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Ohio Court Limits Permissible Interest Rates on Invoices

Krugliak, Wilkins, Griffiths & Dougherty Co., L.P.A.

It is not uncommon for businesses that provide goods or services to their customers on an invoiced basis to include language in their invoices indicating the interest rate that will be charged on any unpaid balance.  For example, a business might state on their invoice that the charges will bear interest at the rate of 2% per month after thirty days. 

However, on March 26, 2008, the Ohio Supreme Court issued a unanimous opinion that declared that such arrangements are unenforceable if they impose an interest rate that is higher than the rate imposed by statute, unless the business and its customer have otherwise entered into a written contract specifically agreeing to a higher interest rate.  The case is Minister Farmers Coop. Exchange Co., Inc. v. Meyer, 2008-Ohio-1259 (2008).  In the case, a business sued two separate customers on invoices that included substantial amounts for unpaid interest.  The business’ invoices to these customers included language such as: “Net due last day of the month. 2% finance charge per month after 30 days.”

When the business sued the customers, the customers argued that they could not be forced to pay an interest rate higher than the standard rate for contracts as imposed by Ohio Revised Code § 1343.03(A).  However, both the trial court and the court of appeals rejected the customers’ argument, holding that the business had a right to impose an interest rate on its open accounts that was openly stated on its invoices and not objected to by the customers.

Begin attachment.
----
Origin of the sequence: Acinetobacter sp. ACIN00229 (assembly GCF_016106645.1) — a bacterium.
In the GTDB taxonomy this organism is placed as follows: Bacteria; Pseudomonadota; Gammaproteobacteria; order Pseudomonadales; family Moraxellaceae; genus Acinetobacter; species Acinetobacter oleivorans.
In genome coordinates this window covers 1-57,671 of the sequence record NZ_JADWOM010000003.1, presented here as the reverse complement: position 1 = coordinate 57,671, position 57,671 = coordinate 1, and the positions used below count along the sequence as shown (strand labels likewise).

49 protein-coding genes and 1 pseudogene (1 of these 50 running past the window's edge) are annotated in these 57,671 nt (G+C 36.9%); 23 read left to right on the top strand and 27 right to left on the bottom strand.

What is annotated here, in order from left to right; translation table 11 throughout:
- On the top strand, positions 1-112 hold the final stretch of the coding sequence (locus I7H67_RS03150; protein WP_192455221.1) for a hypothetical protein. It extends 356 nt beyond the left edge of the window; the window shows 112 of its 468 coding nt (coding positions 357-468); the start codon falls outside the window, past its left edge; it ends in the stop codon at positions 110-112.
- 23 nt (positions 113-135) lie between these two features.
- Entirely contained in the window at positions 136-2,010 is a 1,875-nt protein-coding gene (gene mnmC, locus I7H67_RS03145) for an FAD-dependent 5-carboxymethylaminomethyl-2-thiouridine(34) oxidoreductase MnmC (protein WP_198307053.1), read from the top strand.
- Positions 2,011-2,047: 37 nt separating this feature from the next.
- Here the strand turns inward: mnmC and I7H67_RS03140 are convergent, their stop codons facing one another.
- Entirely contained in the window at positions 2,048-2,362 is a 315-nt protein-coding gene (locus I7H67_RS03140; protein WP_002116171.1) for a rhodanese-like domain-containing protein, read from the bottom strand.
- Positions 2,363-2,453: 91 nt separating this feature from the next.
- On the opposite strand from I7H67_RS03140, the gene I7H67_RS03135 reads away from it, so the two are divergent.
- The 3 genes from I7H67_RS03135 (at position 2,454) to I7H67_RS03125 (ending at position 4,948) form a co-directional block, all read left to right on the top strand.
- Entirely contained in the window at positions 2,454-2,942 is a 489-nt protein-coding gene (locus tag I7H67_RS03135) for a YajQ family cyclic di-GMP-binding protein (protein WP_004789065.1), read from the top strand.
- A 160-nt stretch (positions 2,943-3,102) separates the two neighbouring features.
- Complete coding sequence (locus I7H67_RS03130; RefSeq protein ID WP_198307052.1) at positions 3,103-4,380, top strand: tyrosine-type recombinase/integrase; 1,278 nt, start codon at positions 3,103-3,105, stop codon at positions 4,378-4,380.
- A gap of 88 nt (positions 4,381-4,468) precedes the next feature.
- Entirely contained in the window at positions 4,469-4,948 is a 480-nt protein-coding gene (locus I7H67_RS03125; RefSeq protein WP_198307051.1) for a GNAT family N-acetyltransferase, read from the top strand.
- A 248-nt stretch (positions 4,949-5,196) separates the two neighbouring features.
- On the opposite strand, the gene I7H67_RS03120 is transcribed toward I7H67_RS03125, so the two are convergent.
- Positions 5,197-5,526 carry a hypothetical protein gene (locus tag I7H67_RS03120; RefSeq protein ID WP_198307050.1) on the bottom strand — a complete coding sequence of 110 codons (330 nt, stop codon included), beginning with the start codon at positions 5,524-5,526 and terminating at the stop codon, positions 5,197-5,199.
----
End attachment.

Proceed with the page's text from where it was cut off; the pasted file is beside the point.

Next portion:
The customers then appealed to the Ohio Supreme Court, which overruled and reversed the lower courts in its unanimous decision.  In its decision, the Supreme Court relied on the language of Section 1343.03(A), which provides that “when money becomes due and payable upon . . . any book account, . . . the creditor is entitled to interest at the rate per annum determined pursuant to section 5703.47 of the Revised Code, unless a written contract provides a different rate of interest in relation to the money that becomes due and payable, in which case the creditor is entitled to interest at the rate provided in that contract.”

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